HOWTO: SQL Weighted Best Match Query with Fuzzy Logic

Doing a definitive query using T-SQL is easy. When you know all the criteria in the query it's as easy as SELECT something WHERE Criteria1=x AND Criteria2=y. But in the case where you have some loosely defined criteria and want SQL to find the best possible match rather than an exact match, it gets to be a tricky problem.


There are two basic types of best matching approaches: A Best Match Substring Search and a Best Match Full Criteria Search. A Substring Search is for best matching in text searches. (There may be a more standard term for that but I am not aware of one so am making up my own term for it.) This is more along the lines of finding the best matches in a block of text, similar to a search engine (aka Google) search. A Criteria Search where you have the complete value or text of each of the parameters/criteria you are searching for, and need to find which entry in the database matches the highest number of criteria in that search. Some criteria may be undefined (null). You may wish to add "mass" to a certain criteria type to give it more "weight" in the search, such as "If you match on [Criteria A but not criteria B or criteria C], it's considered a better match than matching on [Criteria B and criteria C, but not criteria A]. This means that a higher weight has been assigned to criteria A than on criteria B and criteria C.

Note that this article deals with the second type of query, a Best Match Full Criteria Seach. If you are looking for info about Substring Searching in Text, try

Also note that this article details a best match Criteria Search using T-SQL (Microsoft SQL Server), but it should be easy to convert the logic of the examples to PL-SQL (Oracle), PostgreSQL, MySQL, or any other SQL-based database server that supports stored procedures. The logic is pretty straight-forward and doesn't use anything platform-specific.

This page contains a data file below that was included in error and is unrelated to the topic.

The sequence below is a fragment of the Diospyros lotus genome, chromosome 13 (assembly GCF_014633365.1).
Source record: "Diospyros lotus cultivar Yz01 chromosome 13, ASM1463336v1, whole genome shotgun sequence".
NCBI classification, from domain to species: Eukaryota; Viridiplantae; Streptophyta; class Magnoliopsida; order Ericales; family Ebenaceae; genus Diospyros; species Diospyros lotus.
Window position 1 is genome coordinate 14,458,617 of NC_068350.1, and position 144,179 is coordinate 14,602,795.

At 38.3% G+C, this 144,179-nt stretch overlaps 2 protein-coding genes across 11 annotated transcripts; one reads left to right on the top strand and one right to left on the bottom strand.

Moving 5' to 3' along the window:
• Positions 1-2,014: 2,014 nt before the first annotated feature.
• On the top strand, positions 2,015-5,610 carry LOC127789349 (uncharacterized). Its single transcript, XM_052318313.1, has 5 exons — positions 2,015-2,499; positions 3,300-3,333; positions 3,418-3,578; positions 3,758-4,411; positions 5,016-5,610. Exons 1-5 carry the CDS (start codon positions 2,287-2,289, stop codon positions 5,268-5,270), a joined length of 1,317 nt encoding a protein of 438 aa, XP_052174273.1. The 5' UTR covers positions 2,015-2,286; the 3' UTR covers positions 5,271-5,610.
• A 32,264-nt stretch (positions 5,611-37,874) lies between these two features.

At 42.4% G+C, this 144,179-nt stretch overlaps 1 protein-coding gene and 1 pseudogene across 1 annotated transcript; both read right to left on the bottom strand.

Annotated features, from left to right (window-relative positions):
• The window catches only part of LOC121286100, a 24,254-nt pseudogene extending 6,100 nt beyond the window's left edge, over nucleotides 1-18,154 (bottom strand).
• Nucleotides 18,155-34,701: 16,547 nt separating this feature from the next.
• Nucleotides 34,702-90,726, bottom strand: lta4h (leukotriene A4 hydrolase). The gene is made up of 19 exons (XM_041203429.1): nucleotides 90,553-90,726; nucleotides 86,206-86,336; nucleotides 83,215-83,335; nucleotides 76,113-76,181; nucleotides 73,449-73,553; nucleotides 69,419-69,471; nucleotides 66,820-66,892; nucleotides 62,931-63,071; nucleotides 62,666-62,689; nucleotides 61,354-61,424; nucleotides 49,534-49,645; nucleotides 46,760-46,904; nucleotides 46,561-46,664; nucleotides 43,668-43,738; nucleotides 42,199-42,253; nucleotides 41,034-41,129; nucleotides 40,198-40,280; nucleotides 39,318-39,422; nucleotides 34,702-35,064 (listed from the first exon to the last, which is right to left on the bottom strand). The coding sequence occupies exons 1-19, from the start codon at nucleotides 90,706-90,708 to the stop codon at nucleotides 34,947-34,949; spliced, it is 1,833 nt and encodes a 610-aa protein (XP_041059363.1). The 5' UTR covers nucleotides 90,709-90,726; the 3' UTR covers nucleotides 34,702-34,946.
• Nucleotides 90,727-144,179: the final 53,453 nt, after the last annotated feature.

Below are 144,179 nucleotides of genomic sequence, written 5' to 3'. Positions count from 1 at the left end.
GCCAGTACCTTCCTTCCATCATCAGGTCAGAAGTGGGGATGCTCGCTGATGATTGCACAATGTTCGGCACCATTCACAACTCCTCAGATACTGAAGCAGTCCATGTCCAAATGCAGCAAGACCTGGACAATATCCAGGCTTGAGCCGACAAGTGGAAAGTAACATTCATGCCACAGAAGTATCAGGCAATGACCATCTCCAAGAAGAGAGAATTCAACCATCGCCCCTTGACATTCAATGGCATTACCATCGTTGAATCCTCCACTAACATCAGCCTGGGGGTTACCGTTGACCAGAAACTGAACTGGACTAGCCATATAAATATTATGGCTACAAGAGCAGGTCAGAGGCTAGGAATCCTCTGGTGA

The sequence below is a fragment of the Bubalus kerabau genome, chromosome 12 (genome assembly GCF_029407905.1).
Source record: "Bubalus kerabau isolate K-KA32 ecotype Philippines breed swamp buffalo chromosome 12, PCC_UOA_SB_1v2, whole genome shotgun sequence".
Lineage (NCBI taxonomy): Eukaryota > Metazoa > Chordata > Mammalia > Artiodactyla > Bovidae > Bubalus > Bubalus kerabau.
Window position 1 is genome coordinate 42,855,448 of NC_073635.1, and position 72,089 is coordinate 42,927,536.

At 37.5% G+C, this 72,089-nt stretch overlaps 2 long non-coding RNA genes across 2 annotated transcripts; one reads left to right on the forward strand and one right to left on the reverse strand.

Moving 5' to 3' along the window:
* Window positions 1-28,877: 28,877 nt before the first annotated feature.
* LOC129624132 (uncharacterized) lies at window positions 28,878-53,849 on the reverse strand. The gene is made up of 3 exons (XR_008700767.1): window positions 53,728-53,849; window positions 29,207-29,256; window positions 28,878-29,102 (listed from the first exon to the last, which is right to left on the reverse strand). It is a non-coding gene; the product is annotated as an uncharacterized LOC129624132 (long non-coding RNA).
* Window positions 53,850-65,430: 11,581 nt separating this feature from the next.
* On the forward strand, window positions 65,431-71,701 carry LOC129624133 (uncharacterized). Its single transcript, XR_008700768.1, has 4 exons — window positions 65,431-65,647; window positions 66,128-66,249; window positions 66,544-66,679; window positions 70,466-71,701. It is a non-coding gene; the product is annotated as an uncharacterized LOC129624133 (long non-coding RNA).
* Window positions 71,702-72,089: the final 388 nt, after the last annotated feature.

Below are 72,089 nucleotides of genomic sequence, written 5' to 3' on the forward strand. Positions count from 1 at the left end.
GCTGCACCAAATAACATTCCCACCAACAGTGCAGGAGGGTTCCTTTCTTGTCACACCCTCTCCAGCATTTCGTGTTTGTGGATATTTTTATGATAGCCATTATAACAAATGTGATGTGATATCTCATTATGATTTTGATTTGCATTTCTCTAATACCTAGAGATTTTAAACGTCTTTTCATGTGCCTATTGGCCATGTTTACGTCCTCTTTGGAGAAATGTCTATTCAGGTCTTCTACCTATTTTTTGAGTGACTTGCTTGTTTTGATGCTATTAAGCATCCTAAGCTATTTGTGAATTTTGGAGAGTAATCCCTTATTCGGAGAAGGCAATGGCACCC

Creating the Solution

I had an issue where I needed to fetch data based on the best match of four criteria: A Category Name, a Vendor ID, a Context, and a Service. Also, for a couple of them, I had some existing data that contained a "wildcard" word that meant it applied to any entry, as long as there was not a definitive entry to match on, which made it still more complicated to account for. I did a lot of searching on the net looking for a similar solution but only found articles about finding best matches when dealing with substrings of text. For my issue, each of my criteria, when it existed, would be a full word, I did not need to do substring searching. It seems there is a large wealth of substring best match searching articles out there, but nothing on the criteria best matching, thus the reason I decided to post this article to save the next person the hair loss this problem nearly caused me. :)

OK, shut up, quit blabbering and get on with the technical details of the article dude... 

Technical Details

I have a table called Lookup which contains the following columns:

Data	(Primary Key, varchar(200), not null) – The data to return from the best matching search.
Category (varchar(128), not null) – Consider this Criteria A
Vendor (varchar(6), not null) – Criteria B
Context (varchar(16), not null) – Criteria C